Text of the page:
Today on CNN’s Reliable Sources with guest host Frank Sesno, Director of the George Washington University’s School of Media and Public Affairs, Chris Jones, reporter for Esquire, spoke to CNN about the 50th anniversary of the JFK assassination, and his Esquire article on time spent on Air Force One returning from Dallas.
A full transcript is available after the jump.
FRANK SESNO, CNN HOST: In last’s month issue of “Esquire” magazine, writer Chris Jones pieced together an utterly riveting timeline of events from inside Air Force One on the day that John F. Kennedy was assassinated, from the moment the flight crew heard something had gone terribly wrong to the solemn removal of the casket, bearing President Kennedy’s body back at Andrews Air Force Base.
Chris Jones joins us now from Ottawa, Canada.
Chris, thanks very much. I have to say, this was one of the most dramatic pieces of writing material I have ever read and in places I almost teared up as I was reading this.
That’s how powerful you have put something together here. You build it around the pilot, Colonel James Swindal, whom you describe as handsome 46-year-old carpenter’s son from Alabama.
CHRIS JONES, “ESQUIRE” MAGAZINE: I think writing about the Kennedy assassination is a tough trick. It’s been so — not over covered but so covered and so dissected, I was looking for something new, maybe a window into that world that gave it a more human scale again and James Swindal is one of those small characters from that day that I thought people should get to know.
SESNO: And you say he sat there on the tarmac with his roast beef sandwich as the president’s valet, George Thomas, another character you introduce, and you have this scene — lays out a carefully pressed shirt, polished pair of shoes, a lightweight blue suit for the next stop, Austin, a stop that would never take place.
JONES: That’s — I mean, those moments of realization for me are some of the most dramatic parts of that day. I think everybody who was alive then can remember how they heard.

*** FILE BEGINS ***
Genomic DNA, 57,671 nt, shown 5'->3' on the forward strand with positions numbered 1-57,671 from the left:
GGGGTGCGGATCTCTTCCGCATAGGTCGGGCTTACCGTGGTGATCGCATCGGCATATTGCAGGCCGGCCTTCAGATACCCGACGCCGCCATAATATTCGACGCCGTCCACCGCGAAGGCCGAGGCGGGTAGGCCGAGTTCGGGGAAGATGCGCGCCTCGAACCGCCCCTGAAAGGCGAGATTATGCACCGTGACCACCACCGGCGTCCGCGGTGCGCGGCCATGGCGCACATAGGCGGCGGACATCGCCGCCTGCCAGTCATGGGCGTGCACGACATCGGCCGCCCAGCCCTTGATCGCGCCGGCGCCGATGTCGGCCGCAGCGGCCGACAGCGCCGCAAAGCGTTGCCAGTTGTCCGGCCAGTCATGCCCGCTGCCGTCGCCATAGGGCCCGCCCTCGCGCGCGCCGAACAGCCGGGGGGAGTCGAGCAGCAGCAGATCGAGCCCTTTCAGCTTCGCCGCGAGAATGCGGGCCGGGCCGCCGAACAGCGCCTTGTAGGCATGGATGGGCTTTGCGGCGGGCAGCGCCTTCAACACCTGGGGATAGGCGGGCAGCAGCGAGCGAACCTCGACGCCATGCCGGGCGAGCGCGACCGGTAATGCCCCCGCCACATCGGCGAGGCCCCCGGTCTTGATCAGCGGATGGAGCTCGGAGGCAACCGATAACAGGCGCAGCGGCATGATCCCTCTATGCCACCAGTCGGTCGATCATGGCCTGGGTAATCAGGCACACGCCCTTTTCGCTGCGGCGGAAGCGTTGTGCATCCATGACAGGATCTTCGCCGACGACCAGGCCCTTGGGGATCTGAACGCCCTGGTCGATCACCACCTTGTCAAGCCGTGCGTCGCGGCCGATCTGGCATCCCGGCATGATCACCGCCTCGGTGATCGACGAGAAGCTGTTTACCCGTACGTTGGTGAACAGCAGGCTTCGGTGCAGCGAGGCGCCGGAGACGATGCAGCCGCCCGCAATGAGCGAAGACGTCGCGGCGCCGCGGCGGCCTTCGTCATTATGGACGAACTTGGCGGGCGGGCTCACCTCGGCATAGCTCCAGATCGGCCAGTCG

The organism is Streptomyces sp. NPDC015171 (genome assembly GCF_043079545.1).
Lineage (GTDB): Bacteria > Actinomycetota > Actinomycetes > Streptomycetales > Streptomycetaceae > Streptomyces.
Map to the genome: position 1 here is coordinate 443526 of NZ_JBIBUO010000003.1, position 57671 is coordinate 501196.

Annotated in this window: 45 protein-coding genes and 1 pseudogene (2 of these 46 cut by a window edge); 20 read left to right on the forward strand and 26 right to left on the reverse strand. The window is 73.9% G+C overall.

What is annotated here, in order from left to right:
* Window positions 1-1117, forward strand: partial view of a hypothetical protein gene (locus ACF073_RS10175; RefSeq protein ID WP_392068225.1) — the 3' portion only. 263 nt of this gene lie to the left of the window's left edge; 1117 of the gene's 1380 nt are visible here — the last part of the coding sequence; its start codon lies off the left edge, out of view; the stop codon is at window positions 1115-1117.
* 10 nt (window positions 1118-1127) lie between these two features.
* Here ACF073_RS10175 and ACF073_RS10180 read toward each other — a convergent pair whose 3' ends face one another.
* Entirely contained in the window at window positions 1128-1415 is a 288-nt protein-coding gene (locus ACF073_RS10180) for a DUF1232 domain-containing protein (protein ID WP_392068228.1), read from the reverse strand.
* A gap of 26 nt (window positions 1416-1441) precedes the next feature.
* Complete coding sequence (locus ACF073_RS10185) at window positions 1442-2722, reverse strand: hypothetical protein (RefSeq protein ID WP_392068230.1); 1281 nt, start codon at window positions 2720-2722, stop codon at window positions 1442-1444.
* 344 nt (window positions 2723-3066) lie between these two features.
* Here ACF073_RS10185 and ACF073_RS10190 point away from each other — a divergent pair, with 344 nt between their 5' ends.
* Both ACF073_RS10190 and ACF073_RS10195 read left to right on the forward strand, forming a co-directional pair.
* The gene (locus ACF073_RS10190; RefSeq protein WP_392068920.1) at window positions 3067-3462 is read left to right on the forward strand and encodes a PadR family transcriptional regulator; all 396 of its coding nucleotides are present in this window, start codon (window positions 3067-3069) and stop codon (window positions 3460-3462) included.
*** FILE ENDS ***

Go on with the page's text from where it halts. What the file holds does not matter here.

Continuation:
And in this instance, it was just another day. They were flying to Austin later that afternoon. Like you say, George Thomas was laying out John F. Kennedy’s clothes for the trip to the Johnson Ranch and slowly this word trickled into that plane.
And you can imagine that day they had flown into Dallas and they had watched their president leave in a limousine, and now they’re hearing over their radios that he’s gone.
Swindal is listening to Charlie frequency on the radio, surrounded by $2 million of the highest tech communications gear on the planet. Explain what he hears and what starts to happen.
JONES: He can hear the Secret Service agents, so he can hear the motorcade as it’s winding its way through Dallas.
And what he immediately hears is the Secret Service agents saying to cover Johnson. Everyone has code names. All of the Secret Service agents have names like Daylight and Dagger. And Johnson’s code name was Volunteer.
Swindal hears, “Cover Volunteer,” but he doesn’t know why. He thinks at that moment that John F. Kennedy’s back — which is notoriously tricky; he was wearing a brace that day — had gone out and that the motorcade had to stop and they were covering Johnson while it was paused. He had no idea at that point of the gravity of the situation.
SESNO: You walk us through a lot of things, the drama on the plane when they learn the news; the — George — the president’s valet, George Thomas, goes back to the room after he hears the president’s been shot and puts the clothes away.
Later, LBJ and Lady Bird arrive after this terrible thing has gone down. Jackie comes back to the plane. Of all the things that you learned about that took place on that plane, what was most striking and maybe disturbing to you?
JONES: I mean, there’s a thousand different moments. That’s a really good question.
I mean, I think the interactions between Jackie and Johnson and Lady Bird were fascinating to me. The fact that both camps, the Kennedy camp and the Johnson camp, ended up on that plane, because the plane is for the president.
And depending on your point of view, both Kennedy and Johnson were the president at the moment.
The little human details, James Swindal, the pilot, breaking down as they fly over America. Jackie’s — the blood on Jackie and her refusal to clean herself up, to take off the stockings that were still soaked with her husband’s blood.
SESNO: (INAUDIBLE) I want them to see — she kept saying, I want them to see what they have done to Jack.
JONES: She understood — there was radio transmissions between the plane and Washington that she would be coming off the back of the plane away from the cameras.
And she made up her mind during that flight that, no, no, I want people to see what happened here. And I think in some ways that’s the appeal of this story for me.
I’m 39; I wasn’t alive when this happened, and for someone my age, these characters are almost mythological in some ways, almost unreal. And there was a way — this was my way of making them human again.
SESNO: Well, I will tell you, Chris Jones, you made them human. I was in second grade and you took me back there and both there and here. And it’s an amazing piece in “Esquire,” and I commend you for it and I recommend it to anybody who hasn’t read it.
Thank you so much.
JONES: Thank you, Frank, very much.